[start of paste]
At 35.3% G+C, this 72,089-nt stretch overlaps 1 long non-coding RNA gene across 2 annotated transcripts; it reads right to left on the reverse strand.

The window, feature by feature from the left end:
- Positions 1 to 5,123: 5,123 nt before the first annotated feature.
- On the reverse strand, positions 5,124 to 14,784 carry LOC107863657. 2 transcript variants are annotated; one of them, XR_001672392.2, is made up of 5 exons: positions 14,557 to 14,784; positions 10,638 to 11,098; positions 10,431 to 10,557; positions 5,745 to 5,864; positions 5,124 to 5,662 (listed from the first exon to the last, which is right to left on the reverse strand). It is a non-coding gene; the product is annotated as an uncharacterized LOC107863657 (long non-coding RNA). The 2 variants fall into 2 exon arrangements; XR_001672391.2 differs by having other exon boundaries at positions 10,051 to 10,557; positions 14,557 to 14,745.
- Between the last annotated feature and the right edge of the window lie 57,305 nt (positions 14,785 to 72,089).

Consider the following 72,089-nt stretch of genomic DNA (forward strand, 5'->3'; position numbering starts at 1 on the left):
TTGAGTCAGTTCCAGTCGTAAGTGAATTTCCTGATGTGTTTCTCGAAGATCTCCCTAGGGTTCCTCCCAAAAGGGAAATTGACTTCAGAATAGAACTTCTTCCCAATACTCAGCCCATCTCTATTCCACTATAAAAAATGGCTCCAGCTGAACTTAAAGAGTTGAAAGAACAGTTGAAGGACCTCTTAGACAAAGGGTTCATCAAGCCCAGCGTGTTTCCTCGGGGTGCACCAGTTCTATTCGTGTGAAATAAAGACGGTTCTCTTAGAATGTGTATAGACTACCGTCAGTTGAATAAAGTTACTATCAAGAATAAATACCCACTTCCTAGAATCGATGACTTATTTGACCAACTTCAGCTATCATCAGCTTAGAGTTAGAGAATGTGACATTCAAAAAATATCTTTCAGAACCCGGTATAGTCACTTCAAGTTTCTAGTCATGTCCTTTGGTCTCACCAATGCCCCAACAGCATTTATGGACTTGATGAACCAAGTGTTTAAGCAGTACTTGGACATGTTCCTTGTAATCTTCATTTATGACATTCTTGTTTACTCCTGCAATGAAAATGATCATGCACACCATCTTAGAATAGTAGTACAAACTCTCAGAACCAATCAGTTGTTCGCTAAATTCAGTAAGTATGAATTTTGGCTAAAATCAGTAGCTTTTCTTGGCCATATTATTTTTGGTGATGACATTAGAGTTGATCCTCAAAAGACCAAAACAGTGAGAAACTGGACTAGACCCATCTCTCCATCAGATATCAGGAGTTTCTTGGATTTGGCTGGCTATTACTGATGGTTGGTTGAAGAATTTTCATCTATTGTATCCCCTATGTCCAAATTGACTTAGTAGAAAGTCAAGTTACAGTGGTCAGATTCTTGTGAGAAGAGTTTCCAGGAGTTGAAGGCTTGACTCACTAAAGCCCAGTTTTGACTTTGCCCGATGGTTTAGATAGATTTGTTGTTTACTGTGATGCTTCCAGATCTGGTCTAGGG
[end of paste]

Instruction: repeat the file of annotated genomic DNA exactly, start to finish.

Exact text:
At 35.3% G+C, this 72,089-nt stretch overlaps 1 long non-coding RNA gene across 2 annotated transcripts; it reads right to left on the reverse strand.

The window, feature by feature from the left end:
- Positions 1 to 5,123: 5,123 nt before the first annotated feature.
- On the reverse strand, positions 5,124 to 14,784 carry LOC107863657. 2 transcript variants are annotated; one of them, XR_001672392.2, is made up of 5 exons: positions 14,557 to 14,784; positions 10,638 to 11,098; positions 10,431 to 10,557; positions 5,745 to 5,864; positions 5,124 to 5,662 (listed from the first exon to the last, which is right to left on the reverse strand). It is a non-coding gene; the product is annotated as an uncharacterized LOC107863657 (long non-coding RNA). The 2 variants fall into 2 exon arrangements; XR_001672391.2 differs by having other exon boundaries at positions 10,051 to 10,557; positions 14,557 to 14,745.
- Between the last annotated feature and the right edge of the window lie 57,305 nt (positions 14,785 to 72,089).

Consider the following 72,089-nt stretch of genomic DNA (forward strand, 5'->3'; position numbering starts at 1 on the left):
TTGAGTCAGTTCCAGTCGTAAGTGAATTTCCTGATGTGTTTCTCGAAGATCTCCCTAGGGTTCCTCCCAAAAGGGAAATTGACTTCAGAATAGAACTTCTTCCCAATACTCAGCCCATCTCTATTCCACTATAAAAAATGGCTCCAGCTGAACTTAAAGAGTTGAAAGAACAGTTGAAGGACCTCTTAGACAAAGGGTTCATCAAGCCCAGCGTGTTTCCTCGGGGTGCACCAGTTCTATTCGTGTGAAATAAAGACGGTTCTCTTAGAATGTGTATAGACTACCGTCAGTTGAATAAAGTTACTATCAAGAATAAATACCCACTTCCTAGAATCGATGACTTATTTGACCAACTTCAGCTATCATCAGCTTAGAGTTAGAGAATGTGACATTCAAAAAATATCTTTCAGAACCCGGTATAGTCACTTCAAGTTTCTAGTCATGTCCTTTGGTCTCACCAATGCCCCAACAGCATTTATGGACTTGATGAACCAAGTGTTTAAGCAGTACTTGGACATGTTCCTTGTAATCTTCATTTATGACATTCTTGTTTACTCCTGCAATGAAAATGATCATGCACACCATCTTAGAATAGTAGTACAAACTCTCAGAACCAATCAGTTGTTCGCTAAATTCAGTAAGTATGAATTTTGGCTAAAATCAGTAGCTTTTCTTGGCCATATTATTTTTGGTGATGACATTAGAGTTGATCCTCAAAAGACCAAAACAGTGAGAAACTGGACTAGACCCATCTCTCCATCAGATATCAGGAGTTTCTTGGATTTGGCTGGCTATTACTGATGGTTGGTTGAAGAATTTTCATCTATTGTATCCCCTATGTCCAAATTGACTTAGTAGAAAGTCAAGTTACAGTGGTCAGATTCTTGTGAGAAGAGTTTCCAGGAGTTGAAGGCTTGACTCACTAAAGCCCAGTTTTGACTTTGCCCGATGGTTTAGATAGATTTGTTGTTTACTGTGATGCTTCCAGATCTGGTCTAGGG